Death Penalty

Troy Davis Tells Officer's Family He Is Innocent, Then Dies by Lethal Injection


A Georgia death-row inmate who asserted actual innocence in failed appeals made the same claim as he lay strapped to a lethal-injection gurney before his execution late Wednesday.

Troy Anthony Davis lifted his head and looked at the family of slain Savannah Police Officer Mark Allen MacPhail, according to the Atlanta Journal-Constitution, the Associated Press and the New York Times. “The incident that night was not my fault, I did not have a gun,” he said. “I did not personally kill your son, father and brother. I am innocent.”

Davis was declared dead at 11:08 p.m. He was originally scheduled to die at 7 p.m., but the lethal injection was delayed by a last-minute appeal to the U.S. Supreme Court. More than three hours past the time set for execution, the court denied cert.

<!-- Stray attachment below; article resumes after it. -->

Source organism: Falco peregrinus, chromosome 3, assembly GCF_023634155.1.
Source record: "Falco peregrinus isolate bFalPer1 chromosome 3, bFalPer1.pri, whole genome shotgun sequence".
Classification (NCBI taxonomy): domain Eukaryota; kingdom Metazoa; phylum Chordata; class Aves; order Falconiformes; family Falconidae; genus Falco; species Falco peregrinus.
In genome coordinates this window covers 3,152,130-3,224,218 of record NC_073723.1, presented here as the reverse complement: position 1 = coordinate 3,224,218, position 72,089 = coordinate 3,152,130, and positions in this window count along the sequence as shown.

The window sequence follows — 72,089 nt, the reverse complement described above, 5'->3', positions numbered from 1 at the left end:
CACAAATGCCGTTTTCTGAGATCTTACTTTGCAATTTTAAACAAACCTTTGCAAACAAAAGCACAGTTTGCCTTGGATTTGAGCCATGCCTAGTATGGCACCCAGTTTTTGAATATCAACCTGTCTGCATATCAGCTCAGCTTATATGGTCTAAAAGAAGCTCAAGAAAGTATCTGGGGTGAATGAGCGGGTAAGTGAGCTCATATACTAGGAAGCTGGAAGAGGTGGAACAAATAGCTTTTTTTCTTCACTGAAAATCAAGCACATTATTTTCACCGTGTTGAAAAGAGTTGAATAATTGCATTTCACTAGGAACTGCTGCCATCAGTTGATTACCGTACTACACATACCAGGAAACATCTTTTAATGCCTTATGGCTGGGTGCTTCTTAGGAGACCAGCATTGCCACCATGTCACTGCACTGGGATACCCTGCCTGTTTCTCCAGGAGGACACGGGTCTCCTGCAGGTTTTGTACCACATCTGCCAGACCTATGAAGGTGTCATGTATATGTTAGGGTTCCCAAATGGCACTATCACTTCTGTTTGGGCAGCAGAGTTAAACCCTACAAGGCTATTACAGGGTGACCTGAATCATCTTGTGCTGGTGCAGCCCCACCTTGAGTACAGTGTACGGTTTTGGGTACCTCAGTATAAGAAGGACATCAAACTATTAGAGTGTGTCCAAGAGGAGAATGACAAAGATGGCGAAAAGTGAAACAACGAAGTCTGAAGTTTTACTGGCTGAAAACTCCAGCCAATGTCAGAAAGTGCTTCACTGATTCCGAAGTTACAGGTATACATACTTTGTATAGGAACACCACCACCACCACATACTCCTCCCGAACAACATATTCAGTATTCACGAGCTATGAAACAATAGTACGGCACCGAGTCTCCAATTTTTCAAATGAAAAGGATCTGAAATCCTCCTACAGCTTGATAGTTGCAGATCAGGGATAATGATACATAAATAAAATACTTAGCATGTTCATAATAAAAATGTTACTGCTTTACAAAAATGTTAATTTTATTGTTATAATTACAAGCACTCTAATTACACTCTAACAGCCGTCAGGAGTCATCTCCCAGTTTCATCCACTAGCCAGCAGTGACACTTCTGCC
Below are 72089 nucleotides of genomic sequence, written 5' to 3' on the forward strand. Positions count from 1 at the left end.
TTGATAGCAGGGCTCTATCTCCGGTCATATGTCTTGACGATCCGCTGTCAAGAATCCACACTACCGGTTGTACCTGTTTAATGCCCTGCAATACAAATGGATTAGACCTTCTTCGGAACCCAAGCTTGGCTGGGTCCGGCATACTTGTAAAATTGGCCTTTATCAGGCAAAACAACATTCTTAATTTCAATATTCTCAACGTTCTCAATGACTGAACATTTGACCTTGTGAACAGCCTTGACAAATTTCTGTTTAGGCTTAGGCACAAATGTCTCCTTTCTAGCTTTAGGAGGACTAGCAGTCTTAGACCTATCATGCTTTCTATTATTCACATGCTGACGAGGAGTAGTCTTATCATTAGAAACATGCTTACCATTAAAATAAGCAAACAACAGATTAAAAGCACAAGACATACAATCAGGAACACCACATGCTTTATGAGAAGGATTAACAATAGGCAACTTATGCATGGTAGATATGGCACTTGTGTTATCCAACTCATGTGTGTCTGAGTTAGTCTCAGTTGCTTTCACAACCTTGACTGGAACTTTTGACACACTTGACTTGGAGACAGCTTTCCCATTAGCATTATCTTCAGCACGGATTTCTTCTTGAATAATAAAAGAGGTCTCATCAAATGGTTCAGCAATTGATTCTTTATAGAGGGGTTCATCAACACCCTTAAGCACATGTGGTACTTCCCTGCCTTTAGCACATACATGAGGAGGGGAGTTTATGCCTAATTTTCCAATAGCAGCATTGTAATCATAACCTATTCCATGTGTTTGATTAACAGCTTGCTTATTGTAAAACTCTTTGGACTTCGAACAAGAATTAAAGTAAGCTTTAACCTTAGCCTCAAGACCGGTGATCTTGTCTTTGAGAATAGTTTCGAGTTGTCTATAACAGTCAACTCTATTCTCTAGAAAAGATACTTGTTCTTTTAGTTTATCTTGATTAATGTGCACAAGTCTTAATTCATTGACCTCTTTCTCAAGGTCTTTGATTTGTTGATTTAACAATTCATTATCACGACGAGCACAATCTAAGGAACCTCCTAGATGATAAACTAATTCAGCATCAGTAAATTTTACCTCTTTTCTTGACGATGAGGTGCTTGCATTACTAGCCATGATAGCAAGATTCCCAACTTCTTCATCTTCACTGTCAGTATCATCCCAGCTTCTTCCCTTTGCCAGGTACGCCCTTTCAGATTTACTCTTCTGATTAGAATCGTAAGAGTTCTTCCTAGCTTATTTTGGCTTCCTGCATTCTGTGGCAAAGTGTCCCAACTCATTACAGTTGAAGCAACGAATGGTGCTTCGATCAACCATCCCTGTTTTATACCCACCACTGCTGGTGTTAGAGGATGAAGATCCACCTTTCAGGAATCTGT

Seven out of nine witnesses against Davis had recanted their testimony. According to the Journal-Constitution, “His death-penalty case was one of the most bitterly contested and controversial in Georgia history.” Hundreds of supporters rallied outside the prison.

The ABA had urged the Georgia Board of Pardons and Paroles to grant Davis clemency. “The ABA has identified serious, long-standing concerns with the fair administration of Georgia’s death penalty,” ABA President Wm. T. (Bill) Robinson III said in a statement. “Many of these problems were present at the time of the investigation and prosecution of Mr. Davis’ case, and persisted through every stage of appeal. … Deciding not to execute Mr. Davis will serve justice by reaffirming that the justice system does not utilize the death penalty for anyone whose guilt is reasonably in question.”

A Georgia federal judge re-examining the evidence last year had concluded jurors would still find Davis guilty of the 1989 murder, saying new evidence to the contrary is “largely smoke and mirrors.”

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